By Andre Perunicic | June 22, 2017
Update: This article is regularly updated in order to accurately reflect improvements in Firefox’s headless browsing capabilities.
Note: Check out Running Selenium with Healdess Chrome if you’d rather use Google’s browser.
Using Selenium with Headless Firefox (on Windows)
Ever since Chrome implemented headless browsing support back in April, the other major browsers started following suit. In particular, Mozilla has since then expanded support for Firefox’s headless mode from Linux to its Windows and macOS builds, and fixed a number of bugs that might have been in the way of early adopters.
This is obviously pretty cool from the automated testing and and web scraping perspectives, so in this article I will describe how to remotely control Firefox’s new headless mode using Selenium Webdriver. I will explain things assuming a Windows development environment, but you should be able to follow along on other operating systems with only minor modifications.
First, download and install the latest version of Firefox or its Beta or Nightly releases if you are trying to get around a specific bug in the stable version.
You will also need
geckodriver, the layer used for connecting Selenium and Firefox.
Download the latest version from its GitHub releases page and make sure that the version of Firefox you plan on using is higher than the minimum supported version.
Once downloaded, extract the package and place it somewhere in your
For example, if you place
C:\bin\ you can ensure it is in your user’s
Path by running
[Environment]::SetEnvironmentVariable("Path", "$env:Path;C:\bin\", "User")
from the powershell.
While you’re at it, make sure that python is also in your
[Environment]::SetEnvironmentVariable("Path", "$env:Path;C:\Python27\;C:\Python27\Scripts\", "User")
(You can alternatively perform these steps through the GUI by searching for “Path” from the start menu and navigating through the “Edit environment variables for your account” settings panel.)
The required binaries should now be visible, so start a command prompt with
cmd and install
pip install virtualenv
Then, create a new project and install Selenium
mkdir selenium-firefox cd selenium-firefox virtualenv env env\Scripts\activate pip install selenium
You’re ready to go!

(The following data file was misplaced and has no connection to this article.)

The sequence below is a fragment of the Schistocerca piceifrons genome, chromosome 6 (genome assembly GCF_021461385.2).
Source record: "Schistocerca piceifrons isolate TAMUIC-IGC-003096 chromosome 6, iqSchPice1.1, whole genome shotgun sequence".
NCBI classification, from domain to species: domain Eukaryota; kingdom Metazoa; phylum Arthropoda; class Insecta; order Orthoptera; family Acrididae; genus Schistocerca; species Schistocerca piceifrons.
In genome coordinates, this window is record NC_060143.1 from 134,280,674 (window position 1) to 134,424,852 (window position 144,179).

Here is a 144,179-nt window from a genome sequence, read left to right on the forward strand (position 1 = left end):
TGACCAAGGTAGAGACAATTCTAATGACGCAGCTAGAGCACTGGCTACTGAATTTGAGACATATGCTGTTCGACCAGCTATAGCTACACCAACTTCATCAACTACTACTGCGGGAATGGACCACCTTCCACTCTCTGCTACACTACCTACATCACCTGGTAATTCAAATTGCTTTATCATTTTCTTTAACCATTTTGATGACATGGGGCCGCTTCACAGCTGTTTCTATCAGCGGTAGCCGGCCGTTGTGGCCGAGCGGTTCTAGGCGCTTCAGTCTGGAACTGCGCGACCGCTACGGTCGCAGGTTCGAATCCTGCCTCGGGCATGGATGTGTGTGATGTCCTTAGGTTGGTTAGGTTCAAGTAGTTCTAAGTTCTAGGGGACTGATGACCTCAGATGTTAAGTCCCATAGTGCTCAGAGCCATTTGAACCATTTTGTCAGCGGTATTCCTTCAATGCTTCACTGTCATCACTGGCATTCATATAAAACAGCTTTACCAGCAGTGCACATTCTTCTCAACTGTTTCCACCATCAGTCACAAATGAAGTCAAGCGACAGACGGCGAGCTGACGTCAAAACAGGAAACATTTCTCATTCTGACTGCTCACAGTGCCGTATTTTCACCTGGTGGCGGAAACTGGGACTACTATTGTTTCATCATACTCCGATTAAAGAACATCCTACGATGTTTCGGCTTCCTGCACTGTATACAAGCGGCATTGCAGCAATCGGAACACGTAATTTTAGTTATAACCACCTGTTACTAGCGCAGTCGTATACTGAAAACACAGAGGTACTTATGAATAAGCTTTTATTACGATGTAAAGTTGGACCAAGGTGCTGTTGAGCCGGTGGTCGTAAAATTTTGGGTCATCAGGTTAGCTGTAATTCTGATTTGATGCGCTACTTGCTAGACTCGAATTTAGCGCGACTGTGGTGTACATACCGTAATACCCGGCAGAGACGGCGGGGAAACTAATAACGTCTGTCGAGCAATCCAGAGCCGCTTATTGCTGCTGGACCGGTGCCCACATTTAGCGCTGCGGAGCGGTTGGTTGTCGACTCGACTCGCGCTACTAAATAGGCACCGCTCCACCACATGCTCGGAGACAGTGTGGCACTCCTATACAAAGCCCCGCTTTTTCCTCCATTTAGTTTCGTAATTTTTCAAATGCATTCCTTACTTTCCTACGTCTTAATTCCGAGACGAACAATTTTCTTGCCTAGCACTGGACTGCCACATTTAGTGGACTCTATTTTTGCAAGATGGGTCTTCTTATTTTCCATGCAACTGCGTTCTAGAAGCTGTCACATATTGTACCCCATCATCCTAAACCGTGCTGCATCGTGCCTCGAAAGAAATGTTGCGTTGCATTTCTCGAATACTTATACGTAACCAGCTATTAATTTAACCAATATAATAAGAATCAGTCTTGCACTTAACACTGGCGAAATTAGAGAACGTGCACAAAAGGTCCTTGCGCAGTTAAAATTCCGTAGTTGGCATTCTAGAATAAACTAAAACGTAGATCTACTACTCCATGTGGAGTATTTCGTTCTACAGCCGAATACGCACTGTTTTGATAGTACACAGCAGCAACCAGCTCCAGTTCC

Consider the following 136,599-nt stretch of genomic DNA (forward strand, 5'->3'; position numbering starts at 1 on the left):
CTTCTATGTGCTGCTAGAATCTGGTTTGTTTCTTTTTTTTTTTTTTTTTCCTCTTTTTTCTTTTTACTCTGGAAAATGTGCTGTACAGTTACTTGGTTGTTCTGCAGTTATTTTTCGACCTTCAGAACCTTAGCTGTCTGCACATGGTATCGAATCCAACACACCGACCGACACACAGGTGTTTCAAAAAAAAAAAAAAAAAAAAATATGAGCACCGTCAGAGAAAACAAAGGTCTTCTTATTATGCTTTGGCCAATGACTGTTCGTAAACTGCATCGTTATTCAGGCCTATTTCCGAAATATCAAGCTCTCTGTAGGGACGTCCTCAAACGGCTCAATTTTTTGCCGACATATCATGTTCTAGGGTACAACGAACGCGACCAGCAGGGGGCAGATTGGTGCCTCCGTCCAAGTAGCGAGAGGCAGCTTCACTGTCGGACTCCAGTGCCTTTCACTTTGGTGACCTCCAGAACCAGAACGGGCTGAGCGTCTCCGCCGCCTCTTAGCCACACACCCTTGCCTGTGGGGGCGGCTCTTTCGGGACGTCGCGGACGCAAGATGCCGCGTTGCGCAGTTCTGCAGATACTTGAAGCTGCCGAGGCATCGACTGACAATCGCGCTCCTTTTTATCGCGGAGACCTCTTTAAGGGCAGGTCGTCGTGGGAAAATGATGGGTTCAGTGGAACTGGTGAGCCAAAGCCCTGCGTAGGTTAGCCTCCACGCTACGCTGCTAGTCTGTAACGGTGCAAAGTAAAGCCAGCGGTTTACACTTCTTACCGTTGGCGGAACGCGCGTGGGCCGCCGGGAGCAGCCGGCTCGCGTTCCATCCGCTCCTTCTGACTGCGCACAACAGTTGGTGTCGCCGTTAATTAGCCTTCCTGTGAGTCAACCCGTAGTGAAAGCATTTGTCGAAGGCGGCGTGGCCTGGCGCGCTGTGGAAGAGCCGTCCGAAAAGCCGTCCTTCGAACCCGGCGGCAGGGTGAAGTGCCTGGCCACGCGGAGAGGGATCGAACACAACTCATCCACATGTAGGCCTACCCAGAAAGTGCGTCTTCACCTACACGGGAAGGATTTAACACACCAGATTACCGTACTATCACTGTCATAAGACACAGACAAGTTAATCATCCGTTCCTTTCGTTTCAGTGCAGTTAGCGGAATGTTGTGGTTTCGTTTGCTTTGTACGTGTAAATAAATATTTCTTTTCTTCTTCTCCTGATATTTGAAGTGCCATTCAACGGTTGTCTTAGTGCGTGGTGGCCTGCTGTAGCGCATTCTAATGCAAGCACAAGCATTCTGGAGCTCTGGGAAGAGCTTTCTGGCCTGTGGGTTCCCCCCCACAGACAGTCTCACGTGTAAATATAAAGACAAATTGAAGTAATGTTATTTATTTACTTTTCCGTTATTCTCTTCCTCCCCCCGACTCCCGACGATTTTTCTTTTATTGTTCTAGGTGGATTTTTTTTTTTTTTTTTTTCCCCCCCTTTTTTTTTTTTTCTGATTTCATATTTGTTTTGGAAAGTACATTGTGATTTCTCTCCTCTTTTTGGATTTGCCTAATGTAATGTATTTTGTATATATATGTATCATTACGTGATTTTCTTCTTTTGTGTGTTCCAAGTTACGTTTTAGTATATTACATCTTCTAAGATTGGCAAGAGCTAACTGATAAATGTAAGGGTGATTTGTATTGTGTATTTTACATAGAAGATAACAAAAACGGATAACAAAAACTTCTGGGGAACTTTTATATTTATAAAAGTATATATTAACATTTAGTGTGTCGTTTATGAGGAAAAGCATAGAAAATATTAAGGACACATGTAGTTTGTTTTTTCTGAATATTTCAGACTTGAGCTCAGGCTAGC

Connecting Selenium to Headless Firefox
Before anything else let’s make sure headless Firefox works in the first place by running a script that grabs and prints this article’s title. The script in question is pretty simple:
import os import sys from selenium.webdriver.firefox.firefox_binary import FirefoxBinary from selenium import webdriver # Set the MOZ_HEADLESS environment variable which casues Firefox to start in headless mode. os.environ['MOZ_HEADLESS'] = '1' # Select your Firefox binary. binary = FirefoxBinary('C:\\Program Files\\Mozilla Firefox\\firefox.exe', log_file=sys.stdout) # Start selenium with the configured binary. driver = webdriver.Firefox(firefox_binary=binary) # Visit this webpage. driver.get("https://intoli.com/blog/running-selenium-with-headless-firefox/") # Grab the heading element from the response. heading_element = driver.find_element_by_xpath('//*[@id="heading-breadcrumbs"]') # Print the title in the terminal. if heading_element: print(heading_element.get_property('textContent').strip()) else: print("Heading element not found!") driver.quit()
Ideally, we could instruct Firefox to run in headless mode by including the
-headless flag when running the binary with something like
However, on current versions of Firefox (up to and including Nightly 58.0a1) running on Windows 10 this flag doesn’t seem to work.
Luckily, we can achieve the same effect by setting the
MOZ_HEADLESS environment variable either from the command line with
set MOZ_HEADLESS=1 or from the python script itself as above.
You can run this script, assuming it’s saved as
and should eventually see the following in your console:
Running Selenium with Headless Firefox
That automatically launched
geckodriver for you, and if your script somehow crashed you can kill any remaining processes with